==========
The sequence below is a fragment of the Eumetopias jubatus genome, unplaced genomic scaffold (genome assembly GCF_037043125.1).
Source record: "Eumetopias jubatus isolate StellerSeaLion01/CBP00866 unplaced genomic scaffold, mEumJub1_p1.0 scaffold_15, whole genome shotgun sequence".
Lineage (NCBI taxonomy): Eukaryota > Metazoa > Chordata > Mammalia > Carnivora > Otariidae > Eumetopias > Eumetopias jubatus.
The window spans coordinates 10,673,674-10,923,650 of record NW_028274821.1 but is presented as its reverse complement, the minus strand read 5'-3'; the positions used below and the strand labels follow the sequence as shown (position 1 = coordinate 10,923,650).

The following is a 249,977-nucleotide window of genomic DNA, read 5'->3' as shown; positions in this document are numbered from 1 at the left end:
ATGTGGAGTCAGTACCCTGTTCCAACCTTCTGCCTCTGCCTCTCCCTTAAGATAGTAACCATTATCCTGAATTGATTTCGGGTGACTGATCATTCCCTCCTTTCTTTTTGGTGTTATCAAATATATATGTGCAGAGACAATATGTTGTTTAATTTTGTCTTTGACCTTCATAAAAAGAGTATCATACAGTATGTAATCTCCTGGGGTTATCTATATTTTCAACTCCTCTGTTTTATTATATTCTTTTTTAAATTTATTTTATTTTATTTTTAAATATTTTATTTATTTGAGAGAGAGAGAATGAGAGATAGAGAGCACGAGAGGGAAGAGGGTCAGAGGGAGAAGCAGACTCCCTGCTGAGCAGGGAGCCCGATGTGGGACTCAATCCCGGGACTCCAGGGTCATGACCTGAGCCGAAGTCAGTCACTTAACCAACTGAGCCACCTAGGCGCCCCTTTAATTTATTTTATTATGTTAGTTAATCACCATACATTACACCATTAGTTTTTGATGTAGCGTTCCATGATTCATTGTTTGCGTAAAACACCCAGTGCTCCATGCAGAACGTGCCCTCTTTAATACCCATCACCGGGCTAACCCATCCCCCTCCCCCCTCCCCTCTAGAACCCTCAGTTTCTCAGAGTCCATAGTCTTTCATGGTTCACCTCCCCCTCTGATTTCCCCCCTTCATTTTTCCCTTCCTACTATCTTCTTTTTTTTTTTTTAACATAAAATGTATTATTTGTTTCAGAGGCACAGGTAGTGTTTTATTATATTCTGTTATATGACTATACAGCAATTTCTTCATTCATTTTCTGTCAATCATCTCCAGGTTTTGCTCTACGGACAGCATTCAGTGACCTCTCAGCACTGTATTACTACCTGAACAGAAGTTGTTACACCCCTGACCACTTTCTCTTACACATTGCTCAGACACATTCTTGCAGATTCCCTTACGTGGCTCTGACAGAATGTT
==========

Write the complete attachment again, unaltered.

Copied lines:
The sequence below is a fragment of the Eumetopias jubatus genome, unplaced genomic scaffold (genome assembly GCF_037043125.1).
Source record: "Eumetopias jubatus isolate StellerSeaLion01/CBP00866 unplaced genomic scaffold, mEumJub1_p1.0 scaffold_15, whole genome shotgun sequence".
Lineage (NCBI taxonomy): Eukaryota > Metazoa > Chordata > Mammalia > Carnivora > Otariidae > Eumetopias > Eumetopias jubatus.
The window spans coordinates 10,673,674-10,923,650 of record NW_028274821.1 but is presented as its reverse complement, the minus strand read 5'-3'; the positions used below and the strand labels follow the sequence as shown (position 1 = coordinate 10,923,650).

The following is a 249,977-nucleotide window of genomic DNA, read 5'->3' as shown; positions in this document are numbered from 1 at the left end:
ATGTGGAGTCAGTACCCTGTTCCAACCTTCTGCCTCTGCCTCTCCCTTAAGATAGTAACCATTATCCTGAATTGATTTCGGGTGACTGATCATTCCCTCCTTTCTTTTTGGTGTTATCAAATATATATGTGCAGAGACAATATGTTGTTTAATTTTGTCTTTGACCTTCATAAAAAGAGTATCATACAGTATGTAATCTCCTGGGGTTATCTATATTTTCAACTCCTCTGTTTTATTATATTCTTTTTTAAATTTATTTTATTTTATTTTTAAATATTTTATTTATTTGAGAGAGAGAGAATGAGAGATAGAGAGCACGAGAGGGAAGAGGGTCAGAGGGAGAAGCAGACTCCCTGCTGAGCAGGGAGCCCGATGTGGGACTCAATCCCGGGACTCCAGGGTCATGACCTGAGCCGAAGTCAGTCACTTAACCAACTGAGCCACCTAGGCGCCCCTTTAATTTATTTTATTATGTTAGTTAATCACCATACATTACACCATTAGTTTTTGATGTAGCGTTCCATGATTCATTGTTTGCGTAAAACACCCAGTGCTCCATGCAGAACGTGCCCTCTTTAATACCCATCACCGGGCTAACCCATCCCCCTCCCCCCTCCCCTCTAGAACCCTCAGTTTCTCAGAGTCCATAGTCTTTCATGGTTCACCTCCCCCTCTGATTTCCCCCCTTCATTTTTCCCTTCCTACTATCTTCTTTTTTTTTTTTTAACATAAAATGTATTATTTGTTTCAGAGGCACAGGTAGTGTTTTATTATATTCTGTTATATGACTATACAGCAATTTCTTCATTCATTTTCTGTCAATCATCTCCAGGTTTTGCTCTACGGACAGCATTCAGTGACCTCTCAGCACTGTATTACTACCTGAACAGAAGTTGTTACACCCCTGACCACTTTCTCTTACACATTGCTCAGACACATTCTTGCAGATTCCCTTACGTGGCTCTGACAGAATGTT